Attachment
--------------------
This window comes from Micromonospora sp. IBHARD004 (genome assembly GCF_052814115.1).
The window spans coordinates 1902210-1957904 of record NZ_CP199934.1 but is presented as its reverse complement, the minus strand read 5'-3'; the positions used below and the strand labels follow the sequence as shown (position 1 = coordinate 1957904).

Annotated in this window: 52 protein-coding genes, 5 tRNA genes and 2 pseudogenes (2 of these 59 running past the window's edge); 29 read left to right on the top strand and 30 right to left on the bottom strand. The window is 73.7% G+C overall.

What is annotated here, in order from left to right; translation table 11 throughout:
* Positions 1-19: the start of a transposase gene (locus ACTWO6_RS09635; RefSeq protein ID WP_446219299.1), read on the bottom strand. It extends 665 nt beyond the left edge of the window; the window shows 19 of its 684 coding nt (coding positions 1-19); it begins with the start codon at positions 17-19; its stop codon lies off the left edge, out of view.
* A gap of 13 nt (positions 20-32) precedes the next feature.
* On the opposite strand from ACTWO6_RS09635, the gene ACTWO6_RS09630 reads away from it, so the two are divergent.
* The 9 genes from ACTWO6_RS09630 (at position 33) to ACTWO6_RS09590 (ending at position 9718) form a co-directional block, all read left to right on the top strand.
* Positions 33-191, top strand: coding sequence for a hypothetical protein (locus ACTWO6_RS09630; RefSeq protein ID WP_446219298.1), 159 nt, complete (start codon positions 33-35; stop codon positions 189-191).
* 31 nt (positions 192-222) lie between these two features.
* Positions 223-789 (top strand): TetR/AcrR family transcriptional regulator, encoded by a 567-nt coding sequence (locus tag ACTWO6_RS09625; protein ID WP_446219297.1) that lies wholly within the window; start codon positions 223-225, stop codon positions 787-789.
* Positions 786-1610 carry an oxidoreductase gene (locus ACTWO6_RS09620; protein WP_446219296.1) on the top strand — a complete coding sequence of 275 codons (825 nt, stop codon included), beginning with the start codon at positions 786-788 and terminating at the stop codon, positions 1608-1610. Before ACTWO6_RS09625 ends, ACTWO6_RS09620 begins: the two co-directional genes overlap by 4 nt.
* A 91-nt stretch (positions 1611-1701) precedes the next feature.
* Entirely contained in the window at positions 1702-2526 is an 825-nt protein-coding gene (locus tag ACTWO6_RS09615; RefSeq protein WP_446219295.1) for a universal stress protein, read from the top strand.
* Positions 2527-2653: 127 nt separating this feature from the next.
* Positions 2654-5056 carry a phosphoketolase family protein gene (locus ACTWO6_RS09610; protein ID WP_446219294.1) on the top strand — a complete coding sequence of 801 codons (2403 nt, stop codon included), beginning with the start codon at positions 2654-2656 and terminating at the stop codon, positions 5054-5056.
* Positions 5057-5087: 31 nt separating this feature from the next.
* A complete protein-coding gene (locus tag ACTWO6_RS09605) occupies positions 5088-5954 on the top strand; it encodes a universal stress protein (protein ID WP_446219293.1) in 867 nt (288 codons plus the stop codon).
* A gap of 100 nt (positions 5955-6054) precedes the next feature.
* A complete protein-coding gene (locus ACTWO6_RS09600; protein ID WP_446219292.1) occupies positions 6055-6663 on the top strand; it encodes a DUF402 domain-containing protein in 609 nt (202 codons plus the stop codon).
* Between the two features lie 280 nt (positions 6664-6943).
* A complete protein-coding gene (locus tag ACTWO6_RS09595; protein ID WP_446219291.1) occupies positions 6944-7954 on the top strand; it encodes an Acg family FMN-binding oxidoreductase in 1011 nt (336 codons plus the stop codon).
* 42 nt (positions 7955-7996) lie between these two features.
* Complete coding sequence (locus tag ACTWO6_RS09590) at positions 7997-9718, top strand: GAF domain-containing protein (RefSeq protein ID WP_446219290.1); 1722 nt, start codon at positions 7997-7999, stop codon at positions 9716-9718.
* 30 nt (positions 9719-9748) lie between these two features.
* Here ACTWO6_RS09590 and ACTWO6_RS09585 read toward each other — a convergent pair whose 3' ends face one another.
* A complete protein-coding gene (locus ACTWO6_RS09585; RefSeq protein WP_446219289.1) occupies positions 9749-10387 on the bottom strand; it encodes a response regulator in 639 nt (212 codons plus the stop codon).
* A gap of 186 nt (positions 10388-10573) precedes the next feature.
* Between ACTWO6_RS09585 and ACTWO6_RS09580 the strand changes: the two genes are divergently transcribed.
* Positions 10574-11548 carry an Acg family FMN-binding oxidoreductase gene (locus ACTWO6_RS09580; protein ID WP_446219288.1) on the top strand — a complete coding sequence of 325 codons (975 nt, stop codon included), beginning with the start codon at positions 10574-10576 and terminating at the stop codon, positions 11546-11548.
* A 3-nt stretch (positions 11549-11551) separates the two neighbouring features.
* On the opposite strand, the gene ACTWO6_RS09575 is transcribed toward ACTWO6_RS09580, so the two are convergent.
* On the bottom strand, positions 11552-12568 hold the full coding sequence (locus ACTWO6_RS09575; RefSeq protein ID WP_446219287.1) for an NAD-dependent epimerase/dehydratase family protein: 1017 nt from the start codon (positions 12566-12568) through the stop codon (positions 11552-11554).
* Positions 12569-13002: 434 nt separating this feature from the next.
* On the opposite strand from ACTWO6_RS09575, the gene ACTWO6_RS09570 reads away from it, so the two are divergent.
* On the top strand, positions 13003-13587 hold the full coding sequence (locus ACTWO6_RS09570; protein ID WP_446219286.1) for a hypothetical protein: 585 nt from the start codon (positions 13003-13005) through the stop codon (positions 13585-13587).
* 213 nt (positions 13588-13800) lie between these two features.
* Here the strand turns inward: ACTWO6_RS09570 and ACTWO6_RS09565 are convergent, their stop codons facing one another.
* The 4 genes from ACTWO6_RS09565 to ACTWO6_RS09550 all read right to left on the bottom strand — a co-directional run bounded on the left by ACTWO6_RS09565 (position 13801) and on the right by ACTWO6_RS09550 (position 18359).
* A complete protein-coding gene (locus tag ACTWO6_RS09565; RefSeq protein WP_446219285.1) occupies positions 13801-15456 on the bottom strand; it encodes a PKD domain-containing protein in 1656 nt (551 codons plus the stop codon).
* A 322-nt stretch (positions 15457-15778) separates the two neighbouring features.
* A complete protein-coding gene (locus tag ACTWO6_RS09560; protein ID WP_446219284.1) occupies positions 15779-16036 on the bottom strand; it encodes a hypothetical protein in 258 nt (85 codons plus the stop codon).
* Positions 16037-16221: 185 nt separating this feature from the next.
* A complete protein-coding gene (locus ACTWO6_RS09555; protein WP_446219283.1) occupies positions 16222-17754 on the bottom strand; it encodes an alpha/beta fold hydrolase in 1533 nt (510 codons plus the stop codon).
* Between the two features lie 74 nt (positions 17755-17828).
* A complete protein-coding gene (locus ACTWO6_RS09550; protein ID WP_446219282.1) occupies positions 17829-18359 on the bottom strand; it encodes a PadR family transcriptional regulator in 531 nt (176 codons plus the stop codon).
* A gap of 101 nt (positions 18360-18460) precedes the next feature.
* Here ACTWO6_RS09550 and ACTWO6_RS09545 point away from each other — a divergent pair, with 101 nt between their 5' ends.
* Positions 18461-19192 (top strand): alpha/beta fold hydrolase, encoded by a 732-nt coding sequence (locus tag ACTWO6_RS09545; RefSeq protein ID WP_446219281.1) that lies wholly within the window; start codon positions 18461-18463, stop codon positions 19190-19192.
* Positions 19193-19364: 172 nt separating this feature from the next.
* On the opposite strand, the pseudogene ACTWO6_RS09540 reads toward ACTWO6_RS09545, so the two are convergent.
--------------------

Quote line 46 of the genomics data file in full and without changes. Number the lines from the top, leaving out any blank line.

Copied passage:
* A complete protein-coding gene (locus ACTWO6_RS09550; protein ID WP_446219282.1) occupies positions 17829-18359 on the bottom strand; it encodes a PadR family transcriptional regulator in 531 nt (176 codons plus the stop codon).